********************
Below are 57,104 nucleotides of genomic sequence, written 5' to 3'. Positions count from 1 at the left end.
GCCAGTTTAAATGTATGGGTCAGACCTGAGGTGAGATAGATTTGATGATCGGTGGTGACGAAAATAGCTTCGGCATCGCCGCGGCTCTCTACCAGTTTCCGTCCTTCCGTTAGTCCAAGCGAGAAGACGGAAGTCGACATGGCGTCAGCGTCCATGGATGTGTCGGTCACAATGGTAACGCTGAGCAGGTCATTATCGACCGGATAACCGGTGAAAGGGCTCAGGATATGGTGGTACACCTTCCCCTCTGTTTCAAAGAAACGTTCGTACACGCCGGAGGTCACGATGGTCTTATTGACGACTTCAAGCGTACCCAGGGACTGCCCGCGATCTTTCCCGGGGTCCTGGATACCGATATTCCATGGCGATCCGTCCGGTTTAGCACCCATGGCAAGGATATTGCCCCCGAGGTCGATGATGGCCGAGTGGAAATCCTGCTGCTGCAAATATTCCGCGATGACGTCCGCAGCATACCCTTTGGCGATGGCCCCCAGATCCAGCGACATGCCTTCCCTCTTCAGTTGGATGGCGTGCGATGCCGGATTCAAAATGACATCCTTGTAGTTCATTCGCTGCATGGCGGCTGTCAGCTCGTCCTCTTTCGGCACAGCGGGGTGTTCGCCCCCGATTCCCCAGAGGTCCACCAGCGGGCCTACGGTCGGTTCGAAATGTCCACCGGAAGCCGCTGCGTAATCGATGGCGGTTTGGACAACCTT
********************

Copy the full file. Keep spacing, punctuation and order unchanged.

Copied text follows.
Below are 57,104 nucleotides of genomic sequence, written 5' to 3'. Positions count from 1 at the left end.
GCCAGTTTAAATGTATGGGTCAGACCTGAGGTGAGATAGATTTGATGATCGGTGGTGACGAAAATAGCTTCGGCATCGCCGCGGCTCTCTACCAGTTTCCGTCCTTCCGTTAGTCCAAGCGAGAAGACGGAAGTCGACATGGCGTCAGCGTCCATGGATGTGTCGGTCACAATGGTAACGCTGAGCAGGTCATTATCGACCGGATAACCGGTGAAAGGGCTCAGGATATGGTGGTACACCTTCCCCTCTGTTTCAAAGAAACGTTCGTACACGCCGGAGGTCACGATGGTCTTATTGACGACTTCAAGCGTACCCAGGGACTGCCCGCGATCTTTCCCGGGGTCCTGGATACCGATATTCCATGGCGATCCGTCCGGTTTAGCACCCATGGCAAGGATATTGCCCCCGAGGTCGATGATGGCCGAGTGGAAATCCTGCTGCTGCAAATATTCCGCGATGACGTCCGCAGCATACCCTTTGGCGATGGCCCCCAGATCCAGCGACATGCCTTCCCTCTTCAGTTGGATGGCGTGCGATGCCGGATTCAAAATGACATCCTTGTAGTTCATTCGCTGCATGGCGGCTGTCAGCTCGTCCTCTTTCGGCACAGCGGGGTGTTCGCCCCCGATTCCCCAGAGGTCCACCAGCGGGCCTACGGTCGGTTCGAAATGTCCACCGGAAGCCGCTGCGTAATCGATGGCGGTTTGGACAACCTT